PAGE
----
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Around the Watchdogs: Burgers, casinos and Election Day madness

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Photo - A data visualization of Gov. Mitt Romney's presidential campaign spending from the blog Binders Full of Burgers.
A data visualization of Gov. Mitt Romney's presidential campaign spending from the blog Binders Full of Burgers.
Watchdog,Jennifer Peebles
President Obama's campaign spending burger, from Binders Full of Burgers. Click to enlarge.

It's time for our Just-A-Few-More-Hours-'Til-We-Get-Those-Campaign-Ads-Off-Our-TV-Screens edition of Around the Watchdogs. In honor of the occasion, our photo today is a mouthwatering data visualization from the wonderful Tumblr blog Binders Full of Burgers, which expresses spending by the two major presidential candidates as food.

Some Election Day-themed items of note:

• A federal judge has unsealed the identities of donors to the dark money group WTP, also called American Tradition Partnership, Pro Publica reports.

• Not looking forward to those long lines at the polls today? Mashable takes on why you can't just vote online. (Note: An exception is the state of New Jersey, which is allowing residents to vote online because of Hurricane Sandy.)

• Folks who live in nursing homes often have their voting rights violated, Pro Publica reports.

• The watchdog group Citizens for Responsible Ethics in Washington is calling for the Internal Revenue Service to bust the U.S. Conference of Catholic Bishops for engaging in political activity that is prohibited for such nonprofit groups.

• Got last-minute questions about campaign finance? If you're on Reddit, check out the question-and-answer session the nonpartisan Center for Responsive Politics is doing at 2 p.m. Eastern today. (Redditors know such sessions as "AMAs" -- "Ask Me Anything." President Obama did one a couple of months ago.)

• No matter who wins today, the Sunlight Foundation has laid out its priorities for the next administration to improve government transparency. At the top of the list are the DISCLOSE Act and the Lobbyist Disclosure Enhancement Act. It also includes a push for more government data to be posted online and to be available “in bulk and structured formats.” (Personally, I’m hoping someone will introduce the No PDF Act, which would ban government FOIA officers from trying to give out PDFs of things that they have stored in Excel.)

• The presidential election gets most of the attention today, but don't forget that you can also get data online about your local Congressional races, thanks to the folks at the nonpartisan National Institute on Money in State Politics. Just plug in your Congressional district on this search page and it'll give you the numbers. And the Center for Public Integrity delves into the backstory on some of today's Congressional smackdowns, which are the product of redistricting processes that were often shrouded in secrecy.

But life goes on outside today's elections. Some other highlights:

Show me the federal aid: With millions still affected by Hurricane Sandy, the Center for Responsive Politics looks at who's been lobbying FEMA this year. Topping the list of 183 groups are the cities of Sacramento and West Sacramento, Calif., who have taken an interest in revisions to the national flood insurance program, Russ Choma writes.

Gotta keep those slots dry: Millions of federal, state and local tax dollars went to build storm defenses for Atlantic City’s casinos -- but not for the thousands of poor residents nearby, who were driven from their homes by flood waters last week, Bloomberg News reports.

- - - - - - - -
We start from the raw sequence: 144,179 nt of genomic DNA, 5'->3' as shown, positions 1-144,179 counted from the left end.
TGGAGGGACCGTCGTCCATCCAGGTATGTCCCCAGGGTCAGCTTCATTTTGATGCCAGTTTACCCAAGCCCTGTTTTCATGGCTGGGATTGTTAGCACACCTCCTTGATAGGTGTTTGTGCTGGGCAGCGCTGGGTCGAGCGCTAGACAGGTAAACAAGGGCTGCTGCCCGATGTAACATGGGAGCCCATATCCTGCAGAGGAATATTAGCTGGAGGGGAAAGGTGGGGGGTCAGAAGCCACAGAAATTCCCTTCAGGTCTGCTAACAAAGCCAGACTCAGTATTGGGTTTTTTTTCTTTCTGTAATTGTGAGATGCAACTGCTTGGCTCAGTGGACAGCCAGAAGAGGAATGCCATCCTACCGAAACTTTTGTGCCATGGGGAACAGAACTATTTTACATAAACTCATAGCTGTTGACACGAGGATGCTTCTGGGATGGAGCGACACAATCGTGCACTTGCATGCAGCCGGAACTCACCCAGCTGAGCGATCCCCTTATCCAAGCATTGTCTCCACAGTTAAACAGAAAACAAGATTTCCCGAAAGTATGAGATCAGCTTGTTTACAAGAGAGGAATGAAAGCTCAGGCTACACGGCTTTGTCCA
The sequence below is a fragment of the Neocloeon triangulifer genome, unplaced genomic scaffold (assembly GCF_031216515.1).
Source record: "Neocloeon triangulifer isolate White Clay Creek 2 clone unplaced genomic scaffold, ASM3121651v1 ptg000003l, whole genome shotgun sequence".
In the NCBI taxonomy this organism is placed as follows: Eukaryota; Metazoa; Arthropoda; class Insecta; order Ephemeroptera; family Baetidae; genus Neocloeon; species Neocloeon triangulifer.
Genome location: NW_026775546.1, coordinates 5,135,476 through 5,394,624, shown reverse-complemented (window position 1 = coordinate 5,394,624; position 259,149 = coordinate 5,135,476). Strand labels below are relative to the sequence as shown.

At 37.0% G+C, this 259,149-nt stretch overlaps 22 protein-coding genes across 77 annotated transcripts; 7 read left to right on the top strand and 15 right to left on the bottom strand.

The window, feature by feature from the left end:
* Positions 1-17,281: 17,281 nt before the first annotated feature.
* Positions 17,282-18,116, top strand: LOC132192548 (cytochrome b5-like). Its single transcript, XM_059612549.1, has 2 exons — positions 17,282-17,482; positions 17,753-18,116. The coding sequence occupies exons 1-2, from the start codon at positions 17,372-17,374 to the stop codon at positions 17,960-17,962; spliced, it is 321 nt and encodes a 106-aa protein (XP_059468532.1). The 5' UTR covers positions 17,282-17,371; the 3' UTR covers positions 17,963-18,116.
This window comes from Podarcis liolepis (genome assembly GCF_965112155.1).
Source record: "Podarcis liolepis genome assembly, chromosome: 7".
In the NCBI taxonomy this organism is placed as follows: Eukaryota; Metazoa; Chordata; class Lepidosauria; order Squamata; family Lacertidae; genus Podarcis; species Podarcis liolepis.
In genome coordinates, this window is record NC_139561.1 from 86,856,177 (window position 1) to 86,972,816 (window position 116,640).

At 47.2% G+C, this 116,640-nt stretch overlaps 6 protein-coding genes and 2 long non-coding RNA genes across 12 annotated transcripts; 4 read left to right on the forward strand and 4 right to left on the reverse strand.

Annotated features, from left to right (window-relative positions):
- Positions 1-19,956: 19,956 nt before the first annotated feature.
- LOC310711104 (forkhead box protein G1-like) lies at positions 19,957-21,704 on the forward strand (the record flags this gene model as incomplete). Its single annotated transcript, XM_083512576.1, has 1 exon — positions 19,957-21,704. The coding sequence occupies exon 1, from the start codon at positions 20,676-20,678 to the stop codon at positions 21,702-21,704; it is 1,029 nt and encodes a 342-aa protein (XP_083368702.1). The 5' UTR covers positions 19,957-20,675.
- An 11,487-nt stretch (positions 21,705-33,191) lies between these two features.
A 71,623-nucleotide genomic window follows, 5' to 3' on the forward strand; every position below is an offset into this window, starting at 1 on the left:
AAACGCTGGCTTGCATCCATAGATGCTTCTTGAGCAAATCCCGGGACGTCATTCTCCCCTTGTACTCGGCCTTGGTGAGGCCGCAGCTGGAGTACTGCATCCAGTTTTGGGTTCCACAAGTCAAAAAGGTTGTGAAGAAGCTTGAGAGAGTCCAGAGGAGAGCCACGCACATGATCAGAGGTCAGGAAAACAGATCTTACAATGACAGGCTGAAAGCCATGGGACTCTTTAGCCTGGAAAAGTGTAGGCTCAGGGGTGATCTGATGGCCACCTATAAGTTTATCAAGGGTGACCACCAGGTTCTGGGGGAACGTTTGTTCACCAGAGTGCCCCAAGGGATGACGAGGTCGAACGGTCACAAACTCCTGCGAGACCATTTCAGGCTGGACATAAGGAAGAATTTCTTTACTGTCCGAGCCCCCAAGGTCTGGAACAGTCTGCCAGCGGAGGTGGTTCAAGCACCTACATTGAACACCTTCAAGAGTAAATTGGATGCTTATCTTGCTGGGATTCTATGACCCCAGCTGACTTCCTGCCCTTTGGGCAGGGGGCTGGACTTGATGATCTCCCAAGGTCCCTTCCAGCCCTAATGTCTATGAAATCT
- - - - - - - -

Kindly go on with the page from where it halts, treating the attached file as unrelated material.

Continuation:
Unloose lips: The Defense Department's Inspector General will look into whether the Pentagon is being too free with its "classified" stamp, Secrecy News reports.

The gang that couldn't shoot straight: A private security contractor being paid millions of taxpayer dollars to provide security to a big U.S. air base in Iraq hired "hundreds of Ugandan security guards who did not meet firearms proficiency requirements," Neil Gordon writes at POGO Blog. The firm also doctored records to make it look like the guards had scored "marksman" ratings on the Army qualification course.

Can you hear me now? (Part I): Uncle Sam wants to listen in and wants you to stop complaining about it, David Cole writes in The Nation:

What if the government was tapping your phone unconstitutionally, and there was nothing you could do about it? That’s just life in the United States of America, at least according to the Justice Department. On Monday, October 29, Solicitor General Donald Verrilli Jr. argued in the Supreme Court that, for all practical purposes, the most expansive authority Congress has ever given the government to intercept Americans’ international phone calls and e-mails could not be challenged in court, even by the very people most likely to be harmed by it.

Can you hear me now? (Part II): A federal program meant to help poor Americans afford phone service by giving them free cell phones is still "rampant with fraud" even after an overhaul was supposed to clean it up. That's the word from two TV stations in Oklahoma, KWTV-Oklahoma City and KOTV-Tulsa. (Spotted via IRE's Extra! Extra! blog.)

Not-so-smart grid: Colorado taxpayers are being asked to pick up the $44 million tab on a failed "smart grid" program, The Denver Post reports. (Spotted via Pro Publica's #muckreads.)

Oops: The state of South Carolina had a data security breach that has put millions of state taxpayers' personal information at risk, ReadWriteWeb writes.

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Jennifer Peebles

Digital Editor
The Washington Examiner